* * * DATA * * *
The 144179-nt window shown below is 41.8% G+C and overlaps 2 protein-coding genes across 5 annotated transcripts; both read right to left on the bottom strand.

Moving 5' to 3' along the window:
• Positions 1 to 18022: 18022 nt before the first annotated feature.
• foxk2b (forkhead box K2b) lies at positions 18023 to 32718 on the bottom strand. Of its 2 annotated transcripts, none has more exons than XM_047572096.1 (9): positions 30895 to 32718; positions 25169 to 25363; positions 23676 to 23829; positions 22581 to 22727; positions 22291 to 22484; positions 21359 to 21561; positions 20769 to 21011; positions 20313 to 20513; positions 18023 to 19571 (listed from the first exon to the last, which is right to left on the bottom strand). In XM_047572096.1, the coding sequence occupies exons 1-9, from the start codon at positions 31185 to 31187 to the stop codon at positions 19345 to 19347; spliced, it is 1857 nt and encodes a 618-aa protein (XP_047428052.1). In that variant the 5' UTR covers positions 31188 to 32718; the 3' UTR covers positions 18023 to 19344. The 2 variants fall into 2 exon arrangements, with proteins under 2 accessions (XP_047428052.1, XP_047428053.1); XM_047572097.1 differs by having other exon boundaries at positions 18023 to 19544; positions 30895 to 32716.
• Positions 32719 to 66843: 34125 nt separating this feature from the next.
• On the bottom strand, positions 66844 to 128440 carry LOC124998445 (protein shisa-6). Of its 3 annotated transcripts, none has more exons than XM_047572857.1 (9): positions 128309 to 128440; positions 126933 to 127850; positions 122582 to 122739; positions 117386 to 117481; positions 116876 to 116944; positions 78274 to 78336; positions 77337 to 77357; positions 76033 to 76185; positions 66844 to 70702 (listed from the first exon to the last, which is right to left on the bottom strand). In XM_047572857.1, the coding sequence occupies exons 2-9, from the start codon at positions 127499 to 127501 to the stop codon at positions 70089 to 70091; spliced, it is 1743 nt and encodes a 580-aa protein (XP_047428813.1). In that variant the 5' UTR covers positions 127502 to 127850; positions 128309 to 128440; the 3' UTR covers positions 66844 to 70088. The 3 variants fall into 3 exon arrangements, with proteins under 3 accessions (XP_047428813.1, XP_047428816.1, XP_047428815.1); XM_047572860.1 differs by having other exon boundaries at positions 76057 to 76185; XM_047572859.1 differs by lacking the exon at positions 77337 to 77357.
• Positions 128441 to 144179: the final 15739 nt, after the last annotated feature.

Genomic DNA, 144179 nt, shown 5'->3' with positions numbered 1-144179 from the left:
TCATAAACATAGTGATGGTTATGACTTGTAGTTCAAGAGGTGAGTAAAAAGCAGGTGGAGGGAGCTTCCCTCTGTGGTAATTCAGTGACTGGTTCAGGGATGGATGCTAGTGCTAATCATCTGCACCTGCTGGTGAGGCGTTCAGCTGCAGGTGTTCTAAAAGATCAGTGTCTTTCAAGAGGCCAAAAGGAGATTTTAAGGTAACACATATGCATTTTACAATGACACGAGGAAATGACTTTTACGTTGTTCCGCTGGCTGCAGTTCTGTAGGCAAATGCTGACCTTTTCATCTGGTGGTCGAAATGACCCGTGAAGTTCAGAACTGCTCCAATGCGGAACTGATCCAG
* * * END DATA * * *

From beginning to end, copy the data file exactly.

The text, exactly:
The 144179-nt window shown below is 41.8% G+C and overlaps 2 protein-coding genes across 5 annotated transcripts; both read right to left on the bottom strand.

Moving 5' to 3' along the window:
• Positions 1 to 18022: 18022 nt before the first annotated feature.
• foxk2b (forkhead box K2b) lies at positions 18023 to 32718 on the bottom strand. Of its 2 annotated transcripts, none has more exons than XM_047572096.1 (9): positions 30895 to 32718; positions 25169 to 25363; positions 23676 to 23829; positions 22581 to 22727; positions 22291 to 22484; positions 21359 to 21561; positions 20769 to 21011; positions 20313 to 20513; positions 18023 to 19571 (listed from the first exon to the last, which is right to left on the bottom strand). In XM_047572096.1, the coding sequence occupies exons 1-9, from the start codon at positions 31185 to 31187 to the stop codon at positions 19345 to 19347; spliced, it is 1857 nt and encodes a 618-aa protein (XP_047428052.1). In that variant the 5' UTR covers positions 31188 to 32718; the 3' UTR covers positions 18023 to 19344. The 2 variants fall into 2 exon arrangements, with proteins under 2 accessions (XP_047428052.1, XP_047428053.1); XM_047572097.1 differs by having other exon boundaries at positions 18023 to 19544; positions 30895 to 32716.
• Positions 32719 to 66843: 34125 nt separating this feature from the next.
• On the bottom strand, positions 66844 to 128440 carry LOC124998445 (protein shisa-6). Of its 3 annotated transcripts, none has more exons than XM_047572857.1 (9): positions 128309 to 128440; positions 126933 to 127850; positions 122582 to 122739; positions 117386 to 117481; positions 116876 to 116944; positions 78274 to 78336; positions 77337 to 77357; positions 76033 to 76185; positions 66844 to 70702 (listed from the first exon to the last, which is right to left on the bottom strand). In XM_047572857.1, the coding sequence occupies exons 2-9, from the start codon at positions 127499 to 127501 to the stop codon at positions 70089 to 70091; spliced, it is 1743 nt and encodes a 580-aa protein (XP_047428813.1). In that variant the 5' UTR covers positions 127502 to 127850; positions 128309 to 128440; the 3' UTR covers positions 66844 to 70088. The 3 variants fall into 3 exon arrangements, with proteins under 3 accessions (XP_047428813.1, XP_047428816.1, XP_047428815.1); XM_047572860.1 differs by having other exon boundaries at positions 76057 to 76185; XM_047572859.1 differs by lacking the exon at positions 77337 to 77357.
• Positions 128441 to 144179: the final 15739 nt, after the last annotated feature.

Genomic DNA, 144179 nt, shown 5'->3' with positions numbered 1-144179 from the left:
TCATAAACATAGTGATGGTTATGACTTGTAGTTCAAGAGGTGAGTAAAAAGCAGGTGGAGGGAGCTTCCCTCTGTGGTAATTCAGTGACTGGTTCAGGGATGGATGCTAGTGCTAATCATCTGCACCTGCTGGTGAGGCGTTCAGCTGCAGGTGTTCTAAAAGATCAGTGTCTTTCAAGAGGCCAAAAGGAGATTTTAAGGTAACACATATGCATTTTACAATGACACGAGGAAATGACTTTTACGTTGTTCCGCTGGCTGCAGTTCTGTAGGCAAATGCTGACCTTTTCATCTGGTGGTCGAAATGACCCGTGAAGTTCAGAACTGCTCCAATGCGGAACTGATCCAG